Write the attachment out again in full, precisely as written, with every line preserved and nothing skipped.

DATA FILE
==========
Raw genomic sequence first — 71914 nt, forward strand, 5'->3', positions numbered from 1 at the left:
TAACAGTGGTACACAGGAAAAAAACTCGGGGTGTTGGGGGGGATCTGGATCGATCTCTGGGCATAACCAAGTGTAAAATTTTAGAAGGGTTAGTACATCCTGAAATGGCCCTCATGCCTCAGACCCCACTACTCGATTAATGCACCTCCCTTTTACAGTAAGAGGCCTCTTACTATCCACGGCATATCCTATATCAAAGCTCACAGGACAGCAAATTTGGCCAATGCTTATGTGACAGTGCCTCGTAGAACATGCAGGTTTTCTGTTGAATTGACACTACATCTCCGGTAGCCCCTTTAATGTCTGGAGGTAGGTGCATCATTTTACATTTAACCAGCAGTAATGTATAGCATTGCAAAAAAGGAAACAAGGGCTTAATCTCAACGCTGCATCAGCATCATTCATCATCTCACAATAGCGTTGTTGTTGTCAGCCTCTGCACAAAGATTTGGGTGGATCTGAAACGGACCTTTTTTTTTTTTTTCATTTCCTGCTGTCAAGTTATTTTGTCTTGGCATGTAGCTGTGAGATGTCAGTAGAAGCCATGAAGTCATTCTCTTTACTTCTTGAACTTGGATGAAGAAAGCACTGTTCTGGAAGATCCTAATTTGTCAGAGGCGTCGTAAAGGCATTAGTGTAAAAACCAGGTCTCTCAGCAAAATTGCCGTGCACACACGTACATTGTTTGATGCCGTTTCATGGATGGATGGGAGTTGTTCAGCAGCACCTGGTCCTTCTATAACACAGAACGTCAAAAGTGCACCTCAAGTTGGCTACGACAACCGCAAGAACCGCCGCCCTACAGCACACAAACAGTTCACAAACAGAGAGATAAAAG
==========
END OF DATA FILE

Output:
Raw genomic sequence first — 71914 nt, forward strand, 5'->3', positions numbered from 1 at the left:
TAACAGTGGTACACAGGAAAAAAACTCGGGGTGTTGGGGGGGATCTGGATCGATCTCTGGGCATAACCAAGTGTAAAATTTTAGAAGGGTTAGTACATCCTGAAATGGCCCTCATGCCTCAGACCCCACTACTCGATTAATGCACCTCCCTTTTACAGTAAGAGGCCTCTTACTATCCACGGCATATCCTATATCAAAGCTCACAGGACAGCAAATTTGGCCAATGCTTATGTGACAGTGCCTCGTAGAACATGCAGGTTTTCTGTTGAATTGACACTACATCTCCGGTAGCCCCTTTAATGTCTGGAGGTAGGTGCATCATTTTACATTTAACCAGCAGTAATGTATAGCATTGCAAAAAAGGAAACAAGGGCTTAATCTCAACGCTGCATCAGCATCATTCATCATCTCACAATAGCGTTGTTGTTGTCAGCCTCTGCACAAAGATTTGGGTGGATCTGAAACGGACCTTTTTTTTTTTTTTCATTTCCTGCTGTCAAGTTATTTTGTCTTGGCATGTAGCTGTGAGATGTCAGTAGAAGCCATGAAGTCATTCTCTTTACTTCTTGAACTTGGATGAAGAAAGCACTGTTCTGGAAGATCCTAATTTGTCAGAGGCGTCGTAAAGGCATTAGTGTAAAAACCAGGTCTCTCAGCAAAATTGCCGTGCACACACGTACATTGTTTGATGCCGTTTCATGGATGGATGGGAGTTGTTCAGCAGCACCTGGTCCTTCTATAACACAGAACGTCAAAAGTGCACCTCAAGTTGGCTACGACAACCGCAAGAACCGCCGCCCTACAGCACACAAACAGTTCACAAACAGAGAGATAAAAG